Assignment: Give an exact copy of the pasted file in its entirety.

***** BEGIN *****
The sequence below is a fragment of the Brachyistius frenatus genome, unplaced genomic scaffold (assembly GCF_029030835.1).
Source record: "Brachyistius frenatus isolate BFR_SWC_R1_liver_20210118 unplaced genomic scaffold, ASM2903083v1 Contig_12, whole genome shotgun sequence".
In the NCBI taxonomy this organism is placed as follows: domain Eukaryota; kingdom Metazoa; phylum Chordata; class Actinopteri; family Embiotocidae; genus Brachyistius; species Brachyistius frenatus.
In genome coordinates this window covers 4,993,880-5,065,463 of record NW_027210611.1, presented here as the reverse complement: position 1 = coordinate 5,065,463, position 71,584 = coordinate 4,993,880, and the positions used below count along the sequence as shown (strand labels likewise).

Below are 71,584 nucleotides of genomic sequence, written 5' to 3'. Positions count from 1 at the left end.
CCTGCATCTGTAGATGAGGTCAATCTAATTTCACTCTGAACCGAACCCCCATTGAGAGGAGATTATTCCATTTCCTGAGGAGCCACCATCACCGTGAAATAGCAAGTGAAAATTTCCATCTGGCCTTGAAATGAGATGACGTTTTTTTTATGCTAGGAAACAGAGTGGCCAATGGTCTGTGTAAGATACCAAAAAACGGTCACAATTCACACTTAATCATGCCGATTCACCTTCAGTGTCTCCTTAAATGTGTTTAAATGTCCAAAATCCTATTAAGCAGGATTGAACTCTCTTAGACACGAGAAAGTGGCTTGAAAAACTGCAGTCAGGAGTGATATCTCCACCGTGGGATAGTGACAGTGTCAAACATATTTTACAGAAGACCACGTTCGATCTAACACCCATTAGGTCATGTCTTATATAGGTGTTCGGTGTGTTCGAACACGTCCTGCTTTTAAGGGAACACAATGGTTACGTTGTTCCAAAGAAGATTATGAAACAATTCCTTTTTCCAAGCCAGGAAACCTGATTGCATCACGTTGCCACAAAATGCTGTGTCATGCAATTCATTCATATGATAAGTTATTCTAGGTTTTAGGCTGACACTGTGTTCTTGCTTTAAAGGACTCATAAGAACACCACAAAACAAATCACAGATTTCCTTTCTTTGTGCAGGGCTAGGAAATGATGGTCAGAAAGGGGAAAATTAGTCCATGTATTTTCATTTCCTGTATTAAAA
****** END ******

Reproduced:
The sequence below is a fragment of the Brachyistius frenatus genome, unplaced genomic scaffold (assembly GCF_029030835.1).
Source record: "Brachyistius frenatus isolate BFR_SWC_R1_liver_20210118 unplaced genomic scaffold, ASM2903083v1 Contig_12, whole genome shotgun sequence".
In the NCBI taxonomy this organism is placed as follows: domain Eukaryota; kingdom Metazoa; phylum Chordata; class Actinopteri; family Embiotocidae; genus Brachyistius; species Brachyistius frenatus.
In genome coordinates this window covers 4,993,880-5,065,463 of record NW_027210611.1, presented here as the reverse complement: position 1 = coordinate 5,065,463, position 71,584 = coordinate 4,993,880, and the positions used below count along the sequence as shown (strand labels likewise).

Below are 71,584 nucleotides of genomic sequence, written 5' to 3'. Positions count from 1 at the left end.
CCTGCATCTGTAGATGAGGTCAATCTAATTTCACTCTGAACCGAACCCCCATTGAGAGGAGATTATTCCATTTCCTGAGGAGCCACCATCACCGTGAAATAGCAAGTGAAAATTTCCATCTGGCCTTGAAATGAGATGACGTTTTTTTTATGCTAGGAAACAGAGTGGCCAATGGTCTGTGTAAGATACCAAAAAACGGTCACAATTCACACTTAATCATGCCGATTCACCTTCAGTGTCTCCTTAAATGTGTTTAAATGTCCAAAATCCTATTAAGCAGGATTGAACTCTCTTAGACACGAGAAAGTGGCTTGAAAAACTGCAGTCAGGAGTGATATCTCCACCGTGGGATAGTGACAGTGTCAAACATATTTTACAGAAGACCACGTTCGATCTAACACCCATTAGGTCATGTCTTATATAGGTGTTCGGTGTGTTCGAACACGTCCTGCTTTTAAGGGAACACAATGGTTACGTTGTTCCAAAGAAGATTATGAAACAATTCCTTTTTCCAAGCCAGGAAACCTGATTGCATCACGTTGCCACAAAATGCTGTGTCATGCAATTCATTCATATGATAAGTTATTCTAGGTTTTAGGCTGACACTGTGTTCTTGCTTTAAAGGACTCATAAGAACACCACAAAACAAATCACAGATTTCCTTTCTTTGTGCAGGGCTAGGAAATGATGGTCAGAAAGGGGAAAATTAGTCCATGTATTTTCATTTCCTGTATTAAAA